Friday, December 31, 2010

Harness Jurors’ Wandering Minds: New Science

New research from Harvard University psychologists (Matthew A. Killingsworth & Daniel T. Gilbert) shows that people spend 46.9% of their waking hours “wandering”--thinking about what isn’t going on around them, what happened in the past, what might happen in the future or never at all. Which wouldn’t be such a big deal, except that, as the scientists put it: “A wandering mind is an unhappy mind.” People aren’t happy about what they’re thinking about during their “wandering” times.

How is this relevant to your trial practice? Well, if you aren’t keeping your jurors’ minds engaged, those minds are wandering. The likelihood of their attributing the unhappiness their wandering conjures up to your less-than-compelling presentation rather than their own meanderings, is high. Unhappy people don’t tend to favor those who make them unhappy! There goes your successful case...

All the more reason to do your level best to make your courtroom time count. Get to the point, be succinct, develop hard-hitting bullets and emotional catch-phrases. Use visuals of all kinds – models, boards, animations, power-point (the complex type, not just words on a slide) – and anything else your graphics support staff can dream up. Use focus groups to help you nail what matters to jurors and hone in on that.

The more you keep the jurors’ minds on your track, the less they are inclined to wander, the greater your chances of success.

Thursday, December 2, 2010

The Great Recession and Your Jury

A recent Pew Center Research Publication (September 24, 2010) brought to light how the Great Recession has had significantly different impact on two roughly equal halves of the American population. 55% experienced considerable hardship, including unemployment, missed mortgages or rent payments, and other such financial downturns. 45% however rode out the recession with much less difficulty, experiencing only minor hardship. This is potentially very useful information for jury selection.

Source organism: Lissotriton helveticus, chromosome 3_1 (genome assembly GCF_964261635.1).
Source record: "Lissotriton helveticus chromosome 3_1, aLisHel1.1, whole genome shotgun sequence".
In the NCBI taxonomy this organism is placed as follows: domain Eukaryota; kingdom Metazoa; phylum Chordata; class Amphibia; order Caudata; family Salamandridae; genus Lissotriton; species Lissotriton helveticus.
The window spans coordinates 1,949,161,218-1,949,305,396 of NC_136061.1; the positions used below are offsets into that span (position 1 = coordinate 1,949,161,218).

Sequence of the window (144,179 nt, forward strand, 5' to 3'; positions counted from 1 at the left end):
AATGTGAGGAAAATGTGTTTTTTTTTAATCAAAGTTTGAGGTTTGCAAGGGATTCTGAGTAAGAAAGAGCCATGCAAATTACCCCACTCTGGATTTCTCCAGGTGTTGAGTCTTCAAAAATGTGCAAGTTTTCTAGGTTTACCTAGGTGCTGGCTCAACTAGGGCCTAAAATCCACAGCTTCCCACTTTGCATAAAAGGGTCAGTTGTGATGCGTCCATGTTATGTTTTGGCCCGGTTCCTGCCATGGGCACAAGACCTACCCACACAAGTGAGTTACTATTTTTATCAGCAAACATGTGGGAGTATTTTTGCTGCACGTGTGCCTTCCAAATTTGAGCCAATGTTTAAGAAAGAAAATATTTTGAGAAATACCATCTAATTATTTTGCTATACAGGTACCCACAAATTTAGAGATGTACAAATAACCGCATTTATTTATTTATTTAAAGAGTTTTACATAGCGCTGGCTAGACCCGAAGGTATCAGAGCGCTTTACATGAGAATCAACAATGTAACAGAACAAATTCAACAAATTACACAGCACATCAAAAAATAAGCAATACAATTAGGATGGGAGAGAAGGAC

Among the key findings (bearing in mind these are generalities, not absolutes):
- about seven-in-ten retirees and other older adults largely held their own during the recession
- however, seven-in-ten millennials (20-somethings) experienced the reverse, lots of hardship
- suburban and rural dwellers had a less rough go of it than city dwellers
- a college degree matters: about six-in-ten college graduates count themselves among the 45% who experienced fewer difficulties during the recession, compared to only 38% of those whose educational attainment was a high school diploma or less.

Be aware of these findings as you go about selecting your jurors. For example, a 20-something with a college degree who experienced many financial difficulties may be more sour and ungenerous than most of your college-educated individuals who typically have not faced as many hardships. A non-college educated retiree who held his or her own with relative ease may be financially cautious (as is often true for older jurors), but not dour or completely closed off to large awards.